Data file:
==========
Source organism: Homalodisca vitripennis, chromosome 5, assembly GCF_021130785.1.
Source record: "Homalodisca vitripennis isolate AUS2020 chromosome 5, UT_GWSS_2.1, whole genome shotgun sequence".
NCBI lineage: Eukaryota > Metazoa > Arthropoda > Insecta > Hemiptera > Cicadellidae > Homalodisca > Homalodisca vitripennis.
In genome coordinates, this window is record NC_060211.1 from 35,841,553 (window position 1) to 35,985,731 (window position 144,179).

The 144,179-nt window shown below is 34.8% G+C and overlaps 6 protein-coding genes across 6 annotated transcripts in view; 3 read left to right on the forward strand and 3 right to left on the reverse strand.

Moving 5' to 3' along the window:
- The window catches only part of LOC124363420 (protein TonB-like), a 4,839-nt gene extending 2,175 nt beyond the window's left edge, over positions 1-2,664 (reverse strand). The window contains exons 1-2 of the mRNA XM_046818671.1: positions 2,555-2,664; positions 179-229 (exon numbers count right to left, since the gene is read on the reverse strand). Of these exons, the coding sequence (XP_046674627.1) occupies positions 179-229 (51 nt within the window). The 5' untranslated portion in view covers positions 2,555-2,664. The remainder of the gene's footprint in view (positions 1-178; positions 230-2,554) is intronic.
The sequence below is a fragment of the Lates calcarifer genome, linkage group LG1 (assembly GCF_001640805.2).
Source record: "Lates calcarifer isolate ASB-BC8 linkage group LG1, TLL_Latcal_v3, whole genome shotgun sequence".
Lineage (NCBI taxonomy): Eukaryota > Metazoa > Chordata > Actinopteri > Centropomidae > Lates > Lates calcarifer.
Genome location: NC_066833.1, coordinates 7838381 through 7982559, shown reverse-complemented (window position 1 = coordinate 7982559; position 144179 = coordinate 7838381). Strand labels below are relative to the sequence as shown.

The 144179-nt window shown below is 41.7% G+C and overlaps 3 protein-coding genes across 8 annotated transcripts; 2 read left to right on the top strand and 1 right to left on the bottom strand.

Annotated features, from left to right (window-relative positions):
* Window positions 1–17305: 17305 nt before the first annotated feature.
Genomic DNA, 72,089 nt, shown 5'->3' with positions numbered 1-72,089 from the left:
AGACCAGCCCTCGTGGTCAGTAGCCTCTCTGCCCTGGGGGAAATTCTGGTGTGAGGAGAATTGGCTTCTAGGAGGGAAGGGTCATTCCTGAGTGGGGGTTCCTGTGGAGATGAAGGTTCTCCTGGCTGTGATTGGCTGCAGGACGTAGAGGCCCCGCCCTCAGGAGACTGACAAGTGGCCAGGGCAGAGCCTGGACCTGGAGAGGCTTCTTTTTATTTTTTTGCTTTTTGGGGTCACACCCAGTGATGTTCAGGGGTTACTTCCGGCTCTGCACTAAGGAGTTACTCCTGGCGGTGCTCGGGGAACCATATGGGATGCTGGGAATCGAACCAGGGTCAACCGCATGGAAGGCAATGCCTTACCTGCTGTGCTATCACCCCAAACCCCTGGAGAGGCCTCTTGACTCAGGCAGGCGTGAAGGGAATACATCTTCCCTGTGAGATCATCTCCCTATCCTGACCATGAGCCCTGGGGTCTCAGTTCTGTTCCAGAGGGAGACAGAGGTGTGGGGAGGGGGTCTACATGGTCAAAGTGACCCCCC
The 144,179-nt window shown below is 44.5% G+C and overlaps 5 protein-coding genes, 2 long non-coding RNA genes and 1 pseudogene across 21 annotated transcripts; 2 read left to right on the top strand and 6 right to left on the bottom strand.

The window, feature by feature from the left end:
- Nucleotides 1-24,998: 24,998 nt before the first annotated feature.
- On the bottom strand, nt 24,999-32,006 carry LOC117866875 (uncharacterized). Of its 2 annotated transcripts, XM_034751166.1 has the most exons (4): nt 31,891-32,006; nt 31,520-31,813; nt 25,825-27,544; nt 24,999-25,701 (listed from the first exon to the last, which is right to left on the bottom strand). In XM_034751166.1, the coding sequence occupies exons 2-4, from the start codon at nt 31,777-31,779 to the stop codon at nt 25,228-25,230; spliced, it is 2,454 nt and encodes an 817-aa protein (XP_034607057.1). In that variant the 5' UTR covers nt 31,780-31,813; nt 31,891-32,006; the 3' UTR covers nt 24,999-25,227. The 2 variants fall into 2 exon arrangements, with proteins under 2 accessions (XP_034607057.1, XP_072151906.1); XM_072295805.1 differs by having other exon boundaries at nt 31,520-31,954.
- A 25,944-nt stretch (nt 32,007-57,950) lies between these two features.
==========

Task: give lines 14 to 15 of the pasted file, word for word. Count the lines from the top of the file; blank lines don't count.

* Window positions 1–17305: 17305 nt before the first annotated feature.
Genomic DNA, 72,089 nt, shown 5'->3' with positions numbered 1-72,089 from the left: